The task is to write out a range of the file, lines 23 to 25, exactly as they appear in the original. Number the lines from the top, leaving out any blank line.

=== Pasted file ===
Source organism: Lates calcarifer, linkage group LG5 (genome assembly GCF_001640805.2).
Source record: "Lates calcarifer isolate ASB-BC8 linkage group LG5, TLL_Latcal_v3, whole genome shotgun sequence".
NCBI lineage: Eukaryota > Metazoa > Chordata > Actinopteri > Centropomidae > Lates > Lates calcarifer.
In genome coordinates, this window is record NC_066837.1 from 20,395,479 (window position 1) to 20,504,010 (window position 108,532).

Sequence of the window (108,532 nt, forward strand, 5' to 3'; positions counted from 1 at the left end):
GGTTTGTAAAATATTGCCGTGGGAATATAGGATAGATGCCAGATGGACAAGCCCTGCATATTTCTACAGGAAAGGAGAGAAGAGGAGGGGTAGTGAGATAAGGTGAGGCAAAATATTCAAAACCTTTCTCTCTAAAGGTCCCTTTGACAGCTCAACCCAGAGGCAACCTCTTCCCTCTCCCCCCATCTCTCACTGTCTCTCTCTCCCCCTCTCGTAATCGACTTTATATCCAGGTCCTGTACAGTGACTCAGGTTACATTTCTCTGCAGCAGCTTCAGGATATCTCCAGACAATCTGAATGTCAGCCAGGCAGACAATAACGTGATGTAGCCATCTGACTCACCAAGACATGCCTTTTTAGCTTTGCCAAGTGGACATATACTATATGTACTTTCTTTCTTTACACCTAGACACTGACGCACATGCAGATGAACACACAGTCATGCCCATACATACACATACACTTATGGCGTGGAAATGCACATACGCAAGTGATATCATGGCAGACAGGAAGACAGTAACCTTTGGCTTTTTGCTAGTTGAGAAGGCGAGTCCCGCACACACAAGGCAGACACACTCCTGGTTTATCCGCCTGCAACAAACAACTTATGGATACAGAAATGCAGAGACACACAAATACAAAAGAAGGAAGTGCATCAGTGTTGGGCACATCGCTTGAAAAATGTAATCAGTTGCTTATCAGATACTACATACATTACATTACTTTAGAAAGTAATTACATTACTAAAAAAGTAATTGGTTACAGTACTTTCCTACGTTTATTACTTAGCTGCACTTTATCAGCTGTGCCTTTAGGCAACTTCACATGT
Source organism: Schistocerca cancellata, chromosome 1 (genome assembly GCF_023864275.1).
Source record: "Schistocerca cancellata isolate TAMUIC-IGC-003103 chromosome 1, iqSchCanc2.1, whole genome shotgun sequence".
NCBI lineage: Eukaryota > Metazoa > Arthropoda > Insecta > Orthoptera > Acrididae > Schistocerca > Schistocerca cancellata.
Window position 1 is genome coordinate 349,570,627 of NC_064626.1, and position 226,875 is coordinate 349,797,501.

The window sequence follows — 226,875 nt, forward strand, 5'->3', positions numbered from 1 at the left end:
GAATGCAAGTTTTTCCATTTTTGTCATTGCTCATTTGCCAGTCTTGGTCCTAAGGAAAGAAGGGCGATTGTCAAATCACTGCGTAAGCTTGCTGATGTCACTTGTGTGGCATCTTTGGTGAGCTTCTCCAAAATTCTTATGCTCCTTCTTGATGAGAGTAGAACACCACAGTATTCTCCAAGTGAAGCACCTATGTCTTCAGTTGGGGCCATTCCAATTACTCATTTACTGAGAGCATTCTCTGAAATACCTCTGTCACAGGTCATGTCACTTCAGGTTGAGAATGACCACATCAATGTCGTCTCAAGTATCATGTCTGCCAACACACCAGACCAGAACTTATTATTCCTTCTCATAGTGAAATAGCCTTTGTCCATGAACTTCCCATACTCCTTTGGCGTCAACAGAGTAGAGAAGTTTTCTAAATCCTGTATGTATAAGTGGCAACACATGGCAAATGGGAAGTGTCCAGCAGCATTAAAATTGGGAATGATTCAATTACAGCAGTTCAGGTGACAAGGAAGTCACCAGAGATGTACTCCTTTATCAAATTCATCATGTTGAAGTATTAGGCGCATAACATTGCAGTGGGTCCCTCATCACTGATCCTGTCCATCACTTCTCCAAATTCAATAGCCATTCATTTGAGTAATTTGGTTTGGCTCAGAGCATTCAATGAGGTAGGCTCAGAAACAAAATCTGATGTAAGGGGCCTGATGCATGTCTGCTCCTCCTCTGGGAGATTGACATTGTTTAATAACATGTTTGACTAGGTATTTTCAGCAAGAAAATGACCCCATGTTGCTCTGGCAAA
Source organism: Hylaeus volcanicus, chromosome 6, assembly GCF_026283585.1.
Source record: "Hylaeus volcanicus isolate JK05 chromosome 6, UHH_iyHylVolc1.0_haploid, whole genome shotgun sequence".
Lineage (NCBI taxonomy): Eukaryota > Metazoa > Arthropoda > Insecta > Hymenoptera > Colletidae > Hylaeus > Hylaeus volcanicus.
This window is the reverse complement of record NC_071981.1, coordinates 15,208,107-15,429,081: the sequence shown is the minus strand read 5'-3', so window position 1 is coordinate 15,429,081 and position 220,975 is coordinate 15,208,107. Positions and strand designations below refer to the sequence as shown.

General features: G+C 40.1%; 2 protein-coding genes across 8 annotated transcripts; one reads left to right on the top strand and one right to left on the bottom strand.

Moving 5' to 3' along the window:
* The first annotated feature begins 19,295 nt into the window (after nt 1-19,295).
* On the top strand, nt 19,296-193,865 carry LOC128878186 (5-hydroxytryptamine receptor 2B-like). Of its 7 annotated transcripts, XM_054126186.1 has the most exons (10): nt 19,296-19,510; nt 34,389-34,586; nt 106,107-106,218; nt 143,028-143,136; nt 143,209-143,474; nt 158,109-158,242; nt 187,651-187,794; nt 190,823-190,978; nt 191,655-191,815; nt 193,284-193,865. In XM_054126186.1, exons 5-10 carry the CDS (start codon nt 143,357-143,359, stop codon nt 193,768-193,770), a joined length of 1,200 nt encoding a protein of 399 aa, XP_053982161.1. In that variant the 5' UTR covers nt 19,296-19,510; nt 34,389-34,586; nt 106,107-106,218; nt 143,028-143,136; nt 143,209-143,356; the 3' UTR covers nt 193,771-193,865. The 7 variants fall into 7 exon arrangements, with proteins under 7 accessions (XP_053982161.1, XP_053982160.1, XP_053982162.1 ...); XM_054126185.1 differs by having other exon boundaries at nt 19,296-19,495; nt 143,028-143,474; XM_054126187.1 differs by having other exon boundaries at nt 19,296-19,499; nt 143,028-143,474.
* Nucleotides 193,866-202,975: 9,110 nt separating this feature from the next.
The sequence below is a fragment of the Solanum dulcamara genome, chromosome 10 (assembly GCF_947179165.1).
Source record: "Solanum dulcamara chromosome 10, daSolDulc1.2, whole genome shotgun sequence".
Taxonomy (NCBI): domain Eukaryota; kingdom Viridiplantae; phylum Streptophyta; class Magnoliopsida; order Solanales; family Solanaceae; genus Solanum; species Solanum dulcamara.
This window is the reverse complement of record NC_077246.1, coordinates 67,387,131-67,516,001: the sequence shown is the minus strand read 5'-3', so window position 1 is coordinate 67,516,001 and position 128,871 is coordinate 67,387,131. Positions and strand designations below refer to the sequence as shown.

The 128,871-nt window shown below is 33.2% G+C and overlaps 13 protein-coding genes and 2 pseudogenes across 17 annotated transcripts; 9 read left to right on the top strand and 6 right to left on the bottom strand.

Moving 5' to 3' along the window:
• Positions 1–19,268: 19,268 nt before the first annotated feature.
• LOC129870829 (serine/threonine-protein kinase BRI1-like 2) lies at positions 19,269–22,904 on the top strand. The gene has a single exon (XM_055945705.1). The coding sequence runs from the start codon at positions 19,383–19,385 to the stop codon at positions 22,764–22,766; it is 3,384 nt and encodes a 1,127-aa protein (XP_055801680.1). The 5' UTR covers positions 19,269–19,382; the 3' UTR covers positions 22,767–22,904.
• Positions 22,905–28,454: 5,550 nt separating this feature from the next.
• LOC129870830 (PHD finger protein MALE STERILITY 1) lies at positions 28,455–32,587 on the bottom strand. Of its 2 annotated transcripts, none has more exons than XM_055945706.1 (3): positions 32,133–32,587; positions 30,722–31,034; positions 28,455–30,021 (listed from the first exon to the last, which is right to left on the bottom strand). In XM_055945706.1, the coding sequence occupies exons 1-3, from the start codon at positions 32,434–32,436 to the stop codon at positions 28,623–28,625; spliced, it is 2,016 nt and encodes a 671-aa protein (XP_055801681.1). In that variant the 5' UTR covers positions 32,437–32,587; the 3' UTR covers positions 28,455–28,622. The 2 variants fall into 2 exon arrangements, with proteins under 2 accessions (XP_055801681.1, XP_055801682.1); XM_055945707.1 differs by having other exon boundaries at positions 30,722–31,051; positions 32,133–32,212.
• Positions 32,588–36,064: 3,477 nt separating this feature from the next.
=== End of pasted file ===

Source record: "Solanum dulcamara chromosome 10, daSolDulc1.2, whole genome shotgun sequence".
Taxonomy (NCBI): domain Eukaryota; kingdom Viridiplantae; phylum Streptophyta; class Magnoliopsida; order Solanales; family Solanaceae; genus Solanum; species Solanum dulcamara.
This window is the reverse complement of record NC_077246.1, coordinates 67,387,131-67,516,001: the sequence shown is the minus strand read 5'-3', so window position 1 is coordinate 67,516,001 and position 128,871 is coordinate 67,387,131. Positions and strand designations below refer to the sequence as shown.